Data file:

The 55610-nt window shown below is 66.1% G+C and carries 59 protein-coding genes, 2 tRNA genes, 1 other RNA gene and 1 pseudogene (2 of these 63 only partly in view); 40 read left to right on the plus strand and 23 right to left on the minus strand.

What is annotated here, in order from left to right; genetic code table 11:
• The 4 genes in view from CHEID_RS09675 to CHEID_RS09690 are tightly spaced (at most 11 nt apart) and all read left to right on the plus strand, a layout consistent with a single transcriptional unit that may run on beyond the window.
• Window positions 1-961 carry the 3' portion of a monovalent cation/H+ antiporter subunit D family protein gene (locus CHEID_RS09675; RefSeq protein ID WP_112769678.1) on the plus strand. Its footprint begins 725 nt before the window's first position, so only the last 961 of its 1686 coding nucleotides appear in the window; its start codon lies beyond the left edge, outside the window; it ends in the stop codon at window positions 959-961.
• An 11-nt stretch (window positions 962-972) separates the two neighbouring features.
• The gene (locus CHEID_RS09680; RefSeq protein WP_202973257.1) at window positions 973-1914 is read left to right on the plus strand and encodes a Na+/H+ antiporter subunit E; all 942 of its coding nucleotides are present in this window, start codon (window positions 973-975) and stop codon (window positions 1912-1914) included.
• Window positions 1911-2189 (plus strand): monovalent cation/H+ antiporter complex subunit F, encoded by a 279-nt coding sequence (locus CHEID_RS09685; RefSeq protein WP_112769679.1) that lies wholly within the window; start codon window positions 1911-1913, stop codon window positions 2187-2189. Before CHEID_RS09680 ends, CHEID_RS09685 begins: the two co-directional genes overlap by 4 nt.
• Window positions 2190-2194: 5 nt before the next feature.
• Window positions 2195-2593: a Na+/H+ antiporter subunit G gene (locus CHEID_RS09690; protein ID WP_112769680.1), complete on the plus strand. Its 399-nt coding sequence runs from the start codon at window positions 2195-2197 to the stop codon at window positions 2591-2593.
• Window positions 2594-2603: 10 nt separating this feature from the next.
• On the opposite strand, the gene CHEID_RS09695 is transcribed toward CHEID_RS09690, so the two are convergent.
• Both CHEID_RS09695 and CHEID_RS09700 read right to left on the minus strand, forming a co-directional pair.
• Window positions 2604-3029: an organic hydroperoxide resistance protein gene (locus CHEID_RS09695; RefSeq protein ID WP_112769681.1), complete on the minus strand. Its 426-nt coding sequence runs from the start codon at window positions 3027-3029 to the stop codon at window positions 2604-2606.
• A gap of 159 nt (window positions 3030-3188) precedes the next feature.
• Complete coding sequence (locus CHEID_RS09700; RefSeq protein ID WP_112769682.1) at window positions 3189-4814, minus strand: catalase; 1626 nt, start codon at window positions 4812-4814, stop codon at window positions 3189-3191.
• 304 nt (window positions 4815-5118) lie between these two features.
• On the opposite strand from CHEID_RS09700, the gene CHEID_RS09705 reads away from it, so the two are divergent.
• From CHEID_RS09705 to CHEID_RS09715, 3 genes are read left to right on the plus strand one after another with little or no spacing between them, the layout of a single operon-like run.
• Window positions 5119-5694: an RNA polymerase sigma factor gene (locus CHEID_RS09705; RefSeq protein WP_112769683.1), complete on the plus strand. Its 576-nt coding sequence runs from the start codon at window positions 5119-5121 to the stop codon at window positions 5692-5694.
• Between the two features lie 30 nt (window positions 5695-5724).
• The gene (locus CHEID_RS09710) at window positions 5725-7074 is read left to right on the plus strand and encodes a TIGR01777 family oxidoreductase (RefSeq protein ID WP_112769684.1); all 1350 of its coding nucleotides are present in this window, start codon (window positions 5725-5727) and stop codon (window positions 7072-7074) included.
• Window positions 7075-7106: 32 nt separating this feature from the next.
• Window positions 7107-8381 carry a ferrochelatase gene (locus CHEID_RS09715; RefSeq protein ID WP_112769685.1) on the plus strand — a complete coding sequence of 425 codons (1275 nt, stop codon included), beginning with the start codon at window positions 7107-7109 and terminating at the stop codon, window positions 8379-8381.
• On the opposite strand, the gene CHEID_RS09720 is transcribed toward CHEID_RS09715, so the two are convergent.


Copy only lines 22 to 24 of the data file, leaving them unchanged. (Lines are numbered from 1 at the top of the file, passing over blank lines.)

• Window positions 7075-7106: 32 nt separating this feature from the next.
• Window positions 7107-8381 carry a ferrochelatase gene (locus CHEID_RS09715; RefSeq protein ID WP_112769685.1) on the plus strand — a complete coding sequence of 425 codons (1275 nt, stop codon included), beginning with the start codon at window positions 7107-7109 and terminating at the stop codon, window positions 8379-8381.
• On the opposite strand, the gene CHEID_RS09720 is transcribed toward CHEID_RS09715, so the two are convergent.